UK productivity is 18% lower than the G7, making the UK productivity gap the widest since records began in 1991. Academic research shows that happiness results in 12% more productivity, but a recent survey shows 48% of employees are rarely or never happy at work. We ask what would happen if employees became a little happier and more engaged? What impact would this have on organisational productivity and would this impact our national productivity?
David Walker, chief commercial officer, Personal Group
In today’s multi-generational workforce, how can employers and HRDs achieve best practice in communication, to get the message about their benefits and people strategy to all their employees?
This session will examine not only how technology can bridge the communications gap, but also how mobile technology and apps can engage employees: and how employers can make use of the data they gain from digital platforms to create a compelling strategy.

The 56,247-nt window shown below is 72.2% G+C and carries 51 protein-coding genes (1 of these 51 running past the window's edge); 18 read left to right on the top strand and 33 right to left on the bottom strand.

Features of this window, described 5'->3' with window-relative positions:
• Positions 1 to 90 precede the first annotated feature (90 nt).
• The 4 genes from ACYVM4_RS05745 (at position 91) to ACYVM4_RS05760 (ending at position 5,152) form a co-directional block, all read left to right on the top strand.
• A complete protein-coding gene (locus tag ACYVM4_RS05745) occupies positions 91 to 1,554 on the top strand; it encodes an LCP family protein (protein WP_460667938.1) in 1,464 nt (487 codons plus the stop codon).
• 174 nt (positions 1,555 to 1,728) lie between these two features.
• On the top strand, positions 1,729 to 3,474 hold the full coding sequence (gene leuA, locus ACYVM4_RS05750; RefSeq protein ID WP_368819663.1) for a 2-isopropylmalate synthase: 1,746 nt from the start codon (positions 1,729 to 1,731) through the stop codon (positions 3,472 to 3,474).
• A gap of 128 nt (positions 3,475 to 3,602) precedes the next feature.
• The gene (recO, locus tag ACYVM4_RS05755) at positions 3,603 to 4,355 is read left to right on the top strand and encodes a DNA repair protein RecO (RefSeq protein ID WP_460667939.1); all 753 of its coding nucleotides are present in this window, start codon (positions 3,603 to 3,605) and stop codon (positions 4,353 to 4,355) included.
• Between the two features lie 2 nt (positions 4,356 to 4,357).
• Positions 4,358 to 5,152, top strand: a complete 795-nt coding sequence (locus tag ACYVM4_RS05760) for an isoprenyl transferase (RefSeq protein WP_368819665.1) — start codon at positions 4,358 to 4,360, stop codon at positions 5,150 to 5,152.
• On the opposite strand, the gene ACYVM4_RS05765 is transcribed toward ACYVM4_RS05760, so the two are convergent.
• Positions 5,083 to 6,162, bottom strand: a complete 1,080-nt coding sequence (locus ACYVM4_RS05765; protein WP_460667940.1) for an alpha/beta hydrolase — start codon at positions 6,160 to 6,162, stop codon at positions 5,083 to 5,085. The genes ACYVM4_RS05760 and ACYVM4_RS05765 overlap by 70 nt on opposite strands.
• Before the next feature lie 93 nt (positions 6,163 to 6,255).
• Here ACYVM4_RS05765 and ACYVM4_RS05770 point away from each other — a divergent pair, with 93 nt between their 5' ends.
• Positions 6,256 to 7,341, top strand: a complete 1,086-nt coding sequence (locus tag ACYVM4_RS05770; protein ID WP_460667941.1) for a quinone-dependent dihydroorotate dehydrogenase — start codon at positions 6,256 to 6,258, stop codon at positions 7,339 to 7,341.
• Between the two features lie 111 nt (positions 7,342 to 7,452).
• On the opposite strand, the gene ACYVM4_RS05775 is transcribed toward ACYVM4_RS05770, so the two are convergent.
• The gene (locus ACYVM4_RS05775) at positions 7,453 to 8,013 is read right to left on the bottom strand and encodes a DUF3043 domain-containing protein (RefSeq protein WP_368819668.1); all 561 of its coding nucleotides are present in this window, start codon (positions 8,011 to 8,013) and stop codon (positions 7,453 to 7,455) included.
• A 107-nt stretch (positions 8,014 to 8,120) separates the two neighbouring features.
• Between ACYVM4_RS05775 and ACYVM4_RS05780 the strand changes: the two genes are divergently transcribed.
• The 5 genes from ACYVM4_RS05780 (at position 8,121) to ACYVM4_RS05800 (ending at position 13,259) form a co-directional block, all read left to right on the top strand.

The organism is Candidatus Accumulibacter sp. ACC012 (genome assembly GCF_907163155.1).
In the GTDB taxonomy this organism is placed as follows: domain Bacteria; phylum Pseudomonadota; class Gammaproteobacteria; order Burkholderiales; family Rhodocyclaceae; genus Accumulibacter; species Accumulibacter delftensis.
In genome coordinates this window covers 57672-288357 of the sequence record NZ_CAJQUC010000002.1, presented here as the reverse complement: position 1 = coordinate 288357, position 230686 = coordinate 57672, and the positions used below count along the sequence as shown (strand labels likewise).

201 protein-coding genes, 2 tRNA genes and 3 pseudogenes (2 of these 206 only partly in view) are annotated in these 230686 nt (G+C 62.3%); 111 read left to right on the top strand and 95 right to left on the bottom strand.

Paul Bissell, former head of reward & policy at Three UK and founder and director of consulting, Online Reward Consulting
The session will focus on what is expected to occupy reward and benefits directors’ agendas over the next five years, potential quick wins and areas to invest time in as we move into a post-Brexit world.
Marcus Underhill, director of engagement and insight, Staffcare
The way we work is changing. New technologies, new methods of communication and new organisational structures are forcing employers and employees alike to adopt new working practices. Attracting, retaining and motivating workforces through this change and beyond it will be no mean feat, as our academic expert explores.
Janet Druker, professor of human resources management, University of Westminster Business School
Helen Swire, editor, REWARD